MARATHON, FL – Monroe County officials and staff, along with other leaders in the Keys, met with FEMA Federal Coordinating Officer Allan Jarvis and Florida Division of Emergency Management (DEM) Director Wes Maul at a public meeting at the Marathon Government Center on Monday.
Monroe County and the Keys municipalities all cited one major problem: slow FEMA reimbursement for Irma emergency expenses incurred by the County and municipalities. This was the same message local leaders presented to U.S. Senator Marco Rubio during another public meeting regarding Hurricane Irma recovery held in Marathon last week.
The local leaders reiterated that the County and municipalities have spent all or most of their emergency reserves for the Category 4 hurricane that struck the Keys on Sept. 10, 2017, and need to replenish those emergency reserves soon with the start of the next hurricane season less than two months away.
As of March 30, the County has submitted $17.4 million in expenses for reimbursement. It’s a complex process to ensure taxpayer money is properly spent. The County has worked with FEMA and state officials to ensure that the paperwork and essential documentation is complete. So far, FEMA has approved $3.3 million of this submitted amount and has sent the funding to the state Department of Emergency Management (DEM). But DEM has yet to finish its process and send funds to the County.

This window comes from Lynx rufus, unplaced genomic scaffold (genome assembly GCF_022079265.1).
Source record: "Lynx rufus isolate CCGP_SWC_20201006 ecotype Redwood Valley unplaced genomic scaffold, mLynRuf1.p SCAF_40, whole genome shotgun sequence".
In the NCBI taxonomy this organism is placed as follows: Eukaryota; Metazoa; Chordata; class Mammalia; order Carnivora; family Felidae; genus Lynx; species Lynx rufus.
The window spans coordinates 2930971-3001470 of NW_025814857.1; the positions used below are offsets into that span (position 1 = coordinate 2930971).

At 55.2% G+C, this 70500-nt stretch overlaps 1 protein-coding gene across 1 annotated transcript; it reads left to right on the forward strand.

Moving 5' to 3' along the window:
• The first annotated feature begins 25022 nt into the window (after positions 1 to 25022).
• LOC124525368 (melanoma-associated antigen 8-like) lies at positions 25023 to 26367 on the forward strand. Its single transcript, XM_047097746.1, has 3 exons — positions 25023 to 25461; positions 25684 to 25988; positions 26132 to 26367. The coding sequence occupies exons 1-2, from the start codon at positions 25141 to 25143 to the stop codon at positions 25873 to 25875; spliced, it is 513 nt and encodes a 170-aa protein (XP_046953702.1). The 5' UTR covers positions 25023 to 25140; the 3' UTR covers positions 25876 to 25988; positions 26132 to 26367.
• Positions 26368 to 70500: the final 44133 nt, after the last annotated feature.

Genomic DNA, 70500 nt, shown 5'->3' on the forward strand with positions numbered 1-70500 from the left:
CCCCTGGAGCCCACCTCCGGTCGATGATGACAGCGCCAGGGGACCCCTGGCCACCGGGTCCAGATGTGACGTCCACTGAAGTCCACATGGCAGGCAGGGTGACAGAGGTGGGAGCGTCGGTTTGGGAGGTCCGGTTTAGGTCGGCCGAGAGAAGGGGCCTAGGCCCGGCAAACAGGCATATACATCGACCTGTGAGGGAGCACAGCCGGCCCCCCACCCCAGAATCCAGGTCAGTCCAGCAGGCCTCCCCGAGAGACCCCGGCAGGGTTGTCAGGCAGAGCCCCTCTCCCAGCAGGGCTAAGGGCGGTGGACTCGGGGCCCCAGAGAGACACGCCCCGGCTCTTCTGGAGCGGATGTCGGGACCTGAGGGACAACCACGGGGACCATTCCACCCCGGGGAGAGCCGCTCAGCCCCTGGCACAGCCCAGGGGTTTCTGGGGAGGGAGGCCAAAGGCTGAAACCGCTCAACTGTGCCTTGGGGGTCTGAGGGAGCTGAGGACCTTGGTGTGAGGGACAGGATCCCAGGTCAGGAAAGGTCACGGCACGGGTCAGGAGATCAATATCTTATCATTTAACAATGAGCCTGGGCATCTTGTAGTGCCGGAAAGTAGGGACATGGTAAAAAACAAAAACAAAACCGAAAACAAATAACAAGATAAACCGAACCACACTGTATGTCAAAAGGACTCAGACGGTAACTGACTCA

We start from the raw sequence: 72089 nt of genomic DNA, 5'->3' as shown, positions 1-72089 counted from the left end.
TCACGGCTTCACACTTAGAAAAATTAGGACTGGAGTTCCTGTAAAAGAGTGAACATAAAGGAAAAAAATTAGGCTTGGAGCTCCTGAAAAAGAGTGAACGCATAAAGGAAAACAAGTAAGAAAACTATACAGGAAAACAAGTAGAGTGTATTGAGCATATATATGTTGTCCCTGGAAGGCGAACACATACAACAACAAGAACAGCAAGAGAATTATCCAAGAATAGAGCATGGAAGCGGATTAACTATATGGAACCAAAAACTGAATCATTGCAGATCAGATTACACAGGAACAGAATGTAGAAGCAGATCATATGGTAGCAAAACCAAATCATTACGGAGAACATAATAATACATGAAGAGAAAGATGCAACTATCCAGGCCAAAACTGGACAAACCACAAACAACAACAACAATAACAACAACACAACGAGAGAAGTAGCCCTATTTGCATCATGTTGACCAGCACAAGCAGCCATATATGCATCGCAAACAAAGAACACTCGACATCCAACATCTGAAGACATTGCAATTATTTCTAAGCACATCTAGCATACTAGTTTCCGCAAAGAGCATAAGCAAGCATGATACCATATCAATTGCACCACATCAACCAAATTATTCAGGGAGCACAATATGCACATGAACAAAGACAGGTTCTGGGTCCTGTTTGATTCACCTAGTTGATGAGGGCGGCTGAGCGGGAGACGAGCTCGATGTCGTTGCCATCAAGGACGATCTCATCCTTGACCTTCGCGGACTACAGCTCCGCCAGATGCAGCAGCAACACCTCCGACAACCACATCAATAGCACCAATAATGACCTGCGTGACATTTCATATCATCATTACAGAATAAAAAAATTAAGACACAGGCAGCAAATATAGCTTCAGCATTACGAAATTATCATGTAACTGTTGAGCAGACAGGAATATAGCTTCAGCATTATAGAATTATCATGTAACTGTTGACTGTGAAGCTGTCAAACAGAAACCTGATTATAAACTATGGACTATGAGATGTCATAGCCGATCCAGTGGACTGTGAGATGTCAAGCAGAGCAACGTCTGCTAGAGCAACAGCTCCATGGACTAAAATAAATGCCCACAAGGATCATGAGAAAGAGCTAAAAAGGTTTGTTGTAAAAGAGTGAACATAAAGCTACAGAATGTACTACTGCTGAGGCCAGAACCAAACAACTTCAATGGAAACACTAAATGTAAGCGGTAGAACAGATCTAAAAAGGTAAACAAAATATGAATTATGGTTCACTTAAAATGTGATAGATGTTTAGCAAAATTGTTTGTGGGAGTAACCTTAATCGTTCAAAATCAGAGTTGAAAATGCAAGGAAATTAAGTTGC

DEM and FEMA officials both acknowledged that the reimbursement process is lengthy and cumbersome, and said they understood the gravity of the depleted reserves situation for the local governments and would work to speed up the reimbursement process.
With resources exhausted and no FEMA reimbursement to date, the County has had to take out a $40 million line of credit to ensure being able to cover Irma expenses. The County has estimated a preliminary cost of $103.7 million for Hurricane Irma-related expenses. This figure does not include the airports or mitigation.
Monroe County Commissioner George Neugent and Heather Carruthers both spoke about the need for help with housing for Keys’ residents who lost their homes due to Hurricane Irma. Initial damage assessments in the Keys showed that 4,156 homes were either destroyed or substantially damaged.